A Publication of WTVP

Key steps board members can take to effectively address their oversight responsibilities…

The most effective not-for-profit organizations understand the importance of quality leadership at the board-of- directors level. Well-led boards understand that proper supervision includes, but is not limited to: governance, legal and financial supervision, executive director oversight, oversight of the board itself, and decision-making based on the objectives of the organization.

Board oversight can sometimes take a back seat to other responsibilities—until something happens that makes people question the board’s existence and its leadership abilities. Then the scramble to right whatever might have gone wrong overshadows the organization’s objectives and mission, damaging the organization’s reputation and eroding contributor confidence.

The likelihood of something going wrong at an NFP organization can be greater than in the private sector. Many NFP organizations operate with—and compete for—scarce resources while trying to maintain or increase service levels. This environment can create incentive or pressure conditions. Some organizations have limited administrative personnel who often don’t have the knowledge or skills to implement and administer an effective system of internal controls. The prevalence of these conditions highlights the need for and importance of board oversight.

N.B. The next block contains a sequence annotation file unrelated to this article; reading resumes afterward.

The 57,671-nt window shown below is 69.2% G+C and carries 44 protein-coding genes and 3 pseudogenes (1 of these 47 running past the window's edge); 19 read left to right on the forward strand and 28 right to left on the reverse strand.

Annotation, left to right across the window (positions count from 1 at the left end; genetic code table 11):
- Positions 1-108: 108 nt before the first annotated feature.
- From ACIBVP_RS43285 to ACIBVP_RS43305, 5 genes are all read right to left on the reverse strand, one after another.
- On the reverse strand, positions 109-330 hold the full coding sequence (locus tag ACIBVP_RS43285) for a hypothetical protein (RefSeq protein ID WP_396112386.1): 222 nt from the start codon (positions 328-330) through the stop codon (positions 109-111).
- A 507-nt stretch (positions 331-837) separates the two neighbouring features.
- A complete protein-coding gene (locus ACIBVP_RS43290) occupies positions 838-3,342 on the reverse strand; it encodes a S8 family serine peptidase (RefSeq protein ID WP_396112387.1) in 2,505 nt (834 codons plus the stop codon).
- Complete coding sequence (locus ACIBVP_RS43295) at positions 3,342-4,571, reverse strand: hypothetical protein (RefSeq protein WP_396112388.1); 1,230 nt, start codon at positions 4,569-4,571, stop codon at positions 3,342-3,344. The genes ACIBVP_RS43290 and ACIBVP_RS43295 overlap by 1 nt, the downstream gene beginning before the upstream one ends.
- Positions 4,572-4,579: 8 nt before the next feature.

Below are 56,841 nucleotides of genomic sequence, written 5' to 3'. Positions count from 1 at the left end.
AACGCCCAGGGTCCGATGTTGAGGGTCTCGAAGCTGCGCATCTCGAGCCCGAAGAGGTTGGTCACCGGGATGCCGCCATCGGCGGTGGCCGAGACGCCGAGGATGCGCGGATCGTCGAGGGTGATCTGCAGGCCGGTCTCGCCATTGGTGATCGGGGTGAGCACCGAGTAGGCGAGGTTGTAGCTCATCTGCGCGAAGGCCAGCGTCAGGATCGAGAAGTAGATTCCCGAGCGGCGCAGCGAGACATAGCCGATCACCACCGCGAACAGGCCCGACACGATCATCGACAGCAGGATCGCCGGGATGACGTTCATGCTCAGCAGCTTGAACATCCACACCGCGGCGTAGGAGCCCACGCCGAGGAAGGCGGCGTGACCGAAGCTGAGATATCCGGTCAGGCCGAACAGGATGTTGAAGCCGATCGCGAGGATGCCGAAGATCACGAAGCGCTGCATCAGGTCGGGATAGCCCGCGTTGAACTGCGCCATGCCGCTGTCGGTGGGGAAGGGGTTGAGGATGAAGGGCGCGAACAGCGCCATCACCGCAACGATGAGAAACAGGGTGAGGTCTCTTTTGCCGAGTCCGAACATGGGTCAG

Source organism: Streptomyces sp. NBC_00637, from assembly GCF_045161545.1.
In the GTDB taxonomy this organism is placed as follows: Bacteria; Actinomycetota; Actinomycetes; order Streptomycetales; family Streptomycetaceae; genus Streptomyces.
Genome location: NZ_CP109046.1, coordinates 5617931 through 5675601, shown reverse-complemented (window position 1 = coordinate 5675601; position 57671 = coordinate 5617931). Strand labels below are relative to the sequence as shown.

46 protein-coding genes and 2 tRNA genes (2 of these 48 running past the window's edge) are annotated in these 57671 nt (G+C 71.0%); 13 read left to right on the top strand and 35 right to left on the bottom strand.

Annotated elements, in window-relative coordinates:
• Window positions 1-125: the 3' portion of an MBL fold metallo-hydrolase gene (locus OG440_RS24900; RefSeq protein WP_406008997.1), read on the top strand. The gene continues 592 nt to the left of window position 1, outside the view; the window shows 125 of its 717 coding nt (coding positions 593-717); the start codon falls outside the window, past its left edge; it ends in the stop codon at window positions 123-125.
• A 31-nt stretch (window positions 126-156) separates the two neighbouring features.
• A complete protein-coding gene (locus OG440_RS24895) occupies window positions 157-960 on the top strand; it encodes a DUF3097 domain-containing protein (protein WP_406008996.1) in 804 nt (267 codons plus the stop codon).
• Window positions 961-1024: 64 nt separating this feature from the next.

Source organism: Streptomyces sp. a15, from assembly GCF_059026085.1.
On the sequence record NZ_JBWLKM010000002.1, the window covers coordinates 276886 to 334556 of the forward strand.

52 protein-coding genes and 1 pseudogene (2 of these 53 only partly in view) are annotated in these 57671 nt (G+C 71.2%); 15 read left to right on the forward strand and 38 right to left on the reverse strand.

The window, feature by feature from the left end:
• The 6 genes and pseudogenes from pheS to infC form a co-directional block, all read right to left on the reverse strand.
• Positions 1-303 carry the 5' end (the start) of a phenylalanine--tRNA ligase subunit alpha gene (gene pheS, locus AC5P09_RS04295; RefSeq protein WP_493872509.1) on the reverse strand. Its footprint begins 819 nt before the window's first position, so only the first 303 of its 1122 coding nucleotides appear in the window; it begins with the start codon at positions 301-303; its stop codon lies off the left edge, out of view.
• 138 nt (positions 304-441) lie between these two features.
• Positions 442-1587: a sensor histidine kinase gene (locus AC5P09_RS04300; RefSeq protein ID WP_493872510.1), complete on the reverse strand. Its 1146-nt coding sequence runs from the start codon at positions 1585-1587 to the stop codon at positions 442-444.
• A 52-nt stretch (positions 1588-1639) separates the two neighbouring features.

There are a few key steps board members can take to effectively address their oversight responsibilities:

Set direction for the organization.

Set the tone of the organization.

Ensure that board members have adequate knowledge or training in their areas of responsibility.

Select a separate audit committee.
The audit committee plays a vital role when it comes to board oversight, especially in NFPs for which accountability to the public and to resource providers is of utmost importance. The main responsibility of the audit committee should be to safeguard the overall objectivity of the financial reporting and internal control processes.

If the organization does not have a formal audit committee, certain board members or the finance committee may serve in this capacity. Regardless of the form, members should be well-versed in financial matters in order to competently execute their financial oversight responsibilities. Typical duties of an audit committee include:

In its report on bridging effectiveness gaps, the National Association of Corporate Directors notes that “effective board oversight demands information that is as current and relevant as possible.” This means, in part, that board members do whatever it takes to stay informed and to keep the lines of communication with management open.

The report goes on to suggest that boards and their committees might “consider asking external parties to gauge their performance.” Such an objective measurement may go a long way towards ensuring the board meets not only its oversight obligations but displays its commitment to leadership and accountability. iBi